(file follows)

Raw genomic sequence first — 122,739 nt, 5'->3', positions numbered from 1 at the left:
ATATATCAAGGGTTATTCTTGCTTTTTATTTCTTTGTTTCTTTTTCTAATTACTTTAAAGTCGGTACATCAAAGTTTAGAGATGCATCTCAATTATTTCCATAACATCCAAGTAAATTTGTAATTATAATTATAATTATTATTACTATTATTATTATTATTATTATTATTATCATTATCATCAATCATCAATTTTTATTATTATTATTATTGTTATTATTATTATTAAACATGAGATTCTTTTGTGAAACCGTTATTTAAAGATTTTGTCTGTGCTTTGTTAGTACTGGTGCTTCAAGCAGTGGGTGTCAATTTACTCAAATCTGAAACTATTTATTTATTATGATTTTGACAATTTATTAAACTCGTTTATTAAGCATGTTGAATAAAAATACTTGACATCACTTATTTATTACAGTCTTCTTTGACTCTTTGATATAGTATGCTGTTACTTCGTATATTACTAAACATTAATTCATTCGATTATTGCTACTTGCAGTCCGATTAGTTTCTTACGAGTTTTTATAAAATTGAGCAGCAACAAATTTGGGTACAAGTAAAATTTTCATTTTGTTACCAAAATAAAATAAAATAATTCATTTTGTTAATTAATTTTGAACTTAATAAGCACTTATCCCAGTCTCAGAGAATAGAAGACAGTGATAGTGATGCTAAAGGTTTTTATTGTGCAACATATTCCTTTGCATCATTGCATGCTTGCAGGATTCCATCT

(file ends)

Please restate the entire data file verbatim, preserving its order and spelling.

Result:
Raw genomic sequence first — 122,739 nt, 5'->3', positions numbered from 1 at the left:
ATATATCAAGGGTTATTCTTGCTTTTTATTTCTTTGTTTCTTTTTCTAATTACTTTAAAGTCGGTACATCAAAGTTTAGAGATGCATCTCAATTATTTCCATAACATCCAAGTAAATTTGTAATTATAATTATAATTATTATTACTATTATTATTATTATTATTATTATTATCATTATCATCAATCATCAATTTTTATTATTATTATTATTGTTATTATTATTATTAAACATGAGATTCTTTTGTGAAACCGTTATTTAAAGATTTTGTCTGTGCTTTGTTAGTACTGGTGCTTCAAGCAGTGGGTGTCAATTTACTCAAATCTGAAACTATTTATTTATTATGATTTTGACAATTTATTAAACTCGTTTATTAAGCATGTTGAATAAAAATACTTGACATCACTTATTTATTACAGTCTTCTTTGACTCTTTGATATAGTATGCTGTTACTTCGTATATTACTAAACATTAATTCATTCGATTATTGCTACTTGCAGTCCGATTAGTTTCTTACGAGTTTTTATAAAATTGAGCAGCAACAAATTTGGGTACAAGTAAAATTTTCATTTTGTTACCAAAATAAAATAAAATAATTCATTTTGTTAATTAATTTTGAACTTAATAAGCACTTATCCCAGTCTCAGAGAATAGAAGACAGTGATAGTGATGCTAAAGGTTTTTATTGTGCAACATATTCCTTTGCATCATTGCATGCTTGCAGGATTCCATCT